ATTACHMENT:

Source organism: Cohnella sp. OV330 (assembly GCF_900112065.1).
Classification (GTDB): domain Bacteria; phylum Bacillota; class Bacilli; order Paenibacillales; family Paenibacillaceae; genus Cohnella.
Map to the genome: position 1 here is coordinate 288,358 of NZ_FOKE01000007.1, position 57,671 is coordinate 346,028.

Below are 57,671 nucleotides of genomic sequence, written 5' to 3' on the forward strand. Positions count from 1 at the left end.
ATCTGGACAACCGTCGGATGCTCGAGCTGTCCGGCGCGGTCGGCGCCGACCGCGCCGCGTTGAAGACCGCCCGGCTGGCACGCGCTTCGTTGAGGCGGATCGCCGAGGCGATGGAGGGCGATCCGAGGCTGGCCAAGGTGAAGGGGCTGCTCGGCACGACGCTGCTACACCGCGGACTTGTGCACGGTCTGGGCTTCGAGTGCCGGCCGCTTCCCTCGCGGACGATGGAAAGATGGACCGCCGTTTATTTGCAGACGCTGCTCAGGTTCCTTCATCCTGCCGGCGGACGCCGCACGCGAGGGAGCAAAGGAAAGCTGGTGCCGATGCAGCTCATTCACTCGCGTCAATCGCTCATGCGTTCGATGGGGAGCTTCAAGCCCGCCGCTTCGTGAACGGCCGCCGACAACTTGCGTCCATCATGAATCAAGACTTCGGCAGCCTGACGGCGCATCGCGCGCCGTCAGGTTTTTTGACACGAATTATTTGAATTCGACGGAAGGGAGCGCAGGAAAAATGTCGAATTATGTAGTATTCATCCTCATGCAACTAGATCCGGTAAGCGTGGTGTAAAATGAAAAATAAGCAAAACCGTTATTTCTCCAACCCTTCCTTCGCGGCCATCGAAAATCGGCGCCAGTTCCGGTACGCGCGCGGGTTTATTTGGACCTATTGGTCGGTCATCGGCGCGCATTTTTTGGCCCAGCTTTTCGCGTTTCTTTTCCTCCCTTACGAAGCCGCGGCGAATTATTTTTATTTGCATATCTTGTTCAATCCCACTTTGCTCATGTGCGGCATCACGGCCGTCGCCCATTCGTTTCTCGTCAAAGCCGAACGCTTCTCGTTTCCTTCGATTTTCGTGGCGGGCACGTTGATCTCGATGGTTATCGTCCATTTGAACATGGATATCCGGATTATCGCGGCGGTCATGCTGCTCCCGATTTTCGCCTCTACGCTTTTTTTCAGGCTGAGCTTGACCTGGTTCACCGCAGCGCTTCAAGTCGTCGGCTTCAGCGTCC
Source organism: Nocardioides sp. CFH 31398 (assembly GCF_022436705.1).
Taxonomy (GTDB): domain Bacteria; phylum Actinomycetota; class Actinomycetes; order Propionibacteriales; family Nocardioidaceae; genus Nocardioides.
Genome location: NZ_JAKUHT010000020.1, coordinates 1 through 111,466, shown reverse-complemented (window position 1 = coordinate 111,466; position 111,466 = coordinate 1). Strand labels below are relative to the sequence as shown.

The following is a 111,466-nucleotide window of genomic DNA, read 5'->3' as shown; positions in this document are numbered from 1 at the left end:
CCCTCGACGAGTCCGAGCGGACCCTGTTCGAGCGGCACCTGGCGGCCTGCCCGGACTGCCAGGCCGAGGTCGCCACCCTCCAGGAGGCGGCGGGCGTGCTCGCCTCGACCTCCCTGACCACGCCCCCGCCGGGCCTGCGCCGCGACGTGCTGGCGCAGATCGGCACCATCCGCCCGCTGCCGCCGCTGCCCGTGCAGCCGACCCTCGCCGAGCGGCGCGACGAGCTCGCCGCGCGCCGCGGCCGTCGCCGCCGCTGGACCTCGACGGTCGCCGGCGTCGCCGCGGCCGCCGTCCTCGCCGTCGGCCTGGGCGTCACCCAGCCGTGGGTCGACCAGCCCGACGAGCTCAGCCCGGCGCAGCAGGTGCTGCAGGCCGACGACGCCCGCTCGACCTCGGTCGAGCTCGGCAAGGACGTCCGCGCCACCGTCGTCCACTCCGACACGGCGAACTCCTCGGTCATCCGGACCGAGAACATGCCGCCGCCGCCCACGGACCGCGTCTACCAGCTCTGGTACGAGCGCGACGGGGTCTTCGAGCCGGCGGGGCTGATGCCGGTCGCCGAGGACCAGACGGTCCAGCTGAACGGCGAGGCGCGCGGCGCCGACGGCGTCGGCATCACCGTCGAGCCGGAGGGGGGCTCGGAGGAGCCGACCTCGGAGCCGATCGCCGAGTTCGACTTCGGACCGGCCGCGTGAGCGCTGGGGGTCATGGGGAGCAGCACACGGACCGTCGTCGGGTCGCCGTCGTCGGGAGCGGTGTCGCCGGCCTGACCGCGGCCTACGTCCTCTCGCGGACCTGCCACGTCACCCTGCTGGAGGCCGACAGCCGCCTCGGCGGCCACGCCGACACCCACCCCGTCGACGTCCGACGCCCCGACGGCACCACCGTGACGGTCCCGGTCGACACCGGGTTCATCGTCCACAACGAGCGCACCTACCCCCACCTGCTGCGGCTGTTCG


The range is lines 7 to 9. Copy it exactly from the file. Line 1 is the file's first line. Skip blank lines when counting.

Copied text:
Taxonomy (GTDB): domain Bacteria; phylum Actinomycetota; class Actinomycetes; order Propionibacteriales; family Nocardioidaceae; genus Nocardioides.
Genome location: NZ_JAKUHT010000020.1, coordinates 1 through 111,466, shown reverse-complemented (window position 1 = coordinate 111,466; position 111,466 = coordinate 1). Strand labels below are relative to the sequence as shown.

The following is a 111,466-nucleotide window of genomic DNA, read 5'->3' as shown; positions in this document are numbered from 1 at the left end: